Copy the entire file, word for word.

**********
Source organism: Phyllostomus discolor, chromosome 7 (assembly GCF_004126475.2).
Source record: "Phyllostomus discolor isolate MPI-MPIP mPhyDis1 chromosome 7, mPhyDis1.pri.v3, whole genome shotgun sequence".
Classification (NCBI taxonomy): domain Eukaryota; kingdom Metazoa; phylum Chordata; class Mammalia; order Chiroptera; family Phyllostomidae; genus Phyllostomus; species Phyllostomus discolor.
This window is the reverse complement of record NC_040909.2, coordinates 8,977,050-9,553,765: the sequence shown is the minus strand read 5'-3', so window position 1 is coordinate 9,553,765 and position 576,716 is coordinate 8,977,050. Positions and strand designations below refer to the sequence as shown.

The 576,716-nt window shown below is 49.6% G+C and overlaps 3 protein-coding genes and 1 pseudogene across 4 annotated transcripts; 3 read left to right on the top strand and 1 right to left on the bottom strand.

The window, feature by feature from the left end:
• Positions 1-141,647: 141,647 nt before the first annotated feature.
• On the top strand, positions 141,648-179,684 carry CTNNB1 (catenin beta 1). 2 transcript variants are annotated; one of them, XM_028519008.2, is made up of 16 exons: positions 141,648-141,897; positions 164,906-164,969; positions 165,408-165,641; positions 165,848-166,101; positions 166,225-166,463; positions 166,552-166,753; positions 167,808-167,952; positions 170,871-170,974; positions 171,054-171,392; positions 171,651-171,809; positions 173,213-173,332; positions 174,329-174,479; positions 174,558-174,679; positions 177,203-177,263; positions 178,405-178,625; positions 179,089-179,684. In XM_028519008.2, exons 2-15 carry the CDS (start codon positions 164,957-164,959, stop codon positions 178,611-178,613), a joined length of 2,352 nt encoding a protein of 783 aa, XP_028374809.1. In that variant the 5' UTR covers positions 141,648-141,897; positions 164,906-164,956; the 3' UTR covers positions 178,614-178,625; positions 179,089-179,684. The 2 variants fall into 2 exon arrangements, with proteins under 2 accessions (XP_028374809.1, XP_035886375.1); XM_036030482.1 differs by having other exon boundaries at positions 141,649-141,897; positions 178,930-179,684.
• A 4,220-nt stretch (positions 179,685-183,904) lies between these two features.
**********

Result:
Source organism: Phyllostomus discolor, chromosome 7 (assembly GCF_004126475.2).
Source record: "Phyllostomus discolor isolate MPI-MPIP mPhyDis1 chromosome 7, mPhyDis1.pri.v3, whole genome shotgun sequence".
Classification (NCBI taxonomy): domain Eukaryota; kingdom Metazoa; phylum Chordata; class Mammalia; order Chiroptera; family Phyllostomidae; genus Phyllostomus; species Phyllostomus discolor.
This window is the reverse complement of record NC_040909.2, coordinates 8,977,050-9,553,765: the sequence shown is the minus strand read 5'-3', so window position 1 is coordinate 9,553,765 and position 576,716 is coordinate 8,977,050. Positions and strand designations below refer to the sequence as shown.

The 576,716-nt window shown below is 49.6% G+C and overlaps 3 protein-coding genes and 1 pseudogene across 4 annotated transcripts; 3 read left to right on the top strand and 1 right to left on the bottom strand.

The window, feature by feature from the left end:
• Positions 1-141,647: 141,647 nt before the first annotated feature.
• On the top strand, positions 141,648-179,684 carry CTNNB1 (catenin beta 1). 2 transcript variants are annotated; one of them, XM_028519008.2, is made up of 16 exons: positions 141,648-141,897; positions 164,906-164,969; positions 165,408-165,641; positions 165,848-166,101; positions 166,225-166,463; positions 166,552-166,753; positions 167,808-167,952; positions 170,871-170,974; positions 171,054-171,392; positions 171,651-171,809; positions 173,213-173,332; positions 174,329-174,479; positions 174,558-174,679; positions 177,203-177,263; positions 178,405-178,625; positions 179,089-179,684. In XM_028519008.2, exons 2-15 carry the CDS (start codon positions 164,957-164,959, stop codon positions 178,611-178,613), a joined length of 2,352 nt encoding a protein of 783 aa, XP_028374809.1. In that variant the 5' UTR covers positions 141,648-141,897; positions 164,906-164,956; the 3' UTR covers positions 178,614-178,625; positions 179,089-179,684. The 2 variants fall into 2 exon arrangements, with proteins under 2 accessions (XP_028374809.1, XP_035886375.1); XM_036030482.1 differs by having other exon boundaries at positions 141,649-141,897; positions 178,930-179,684.
• A 4,220-nt stretch (positions 179,685-183,904) lies between these two features.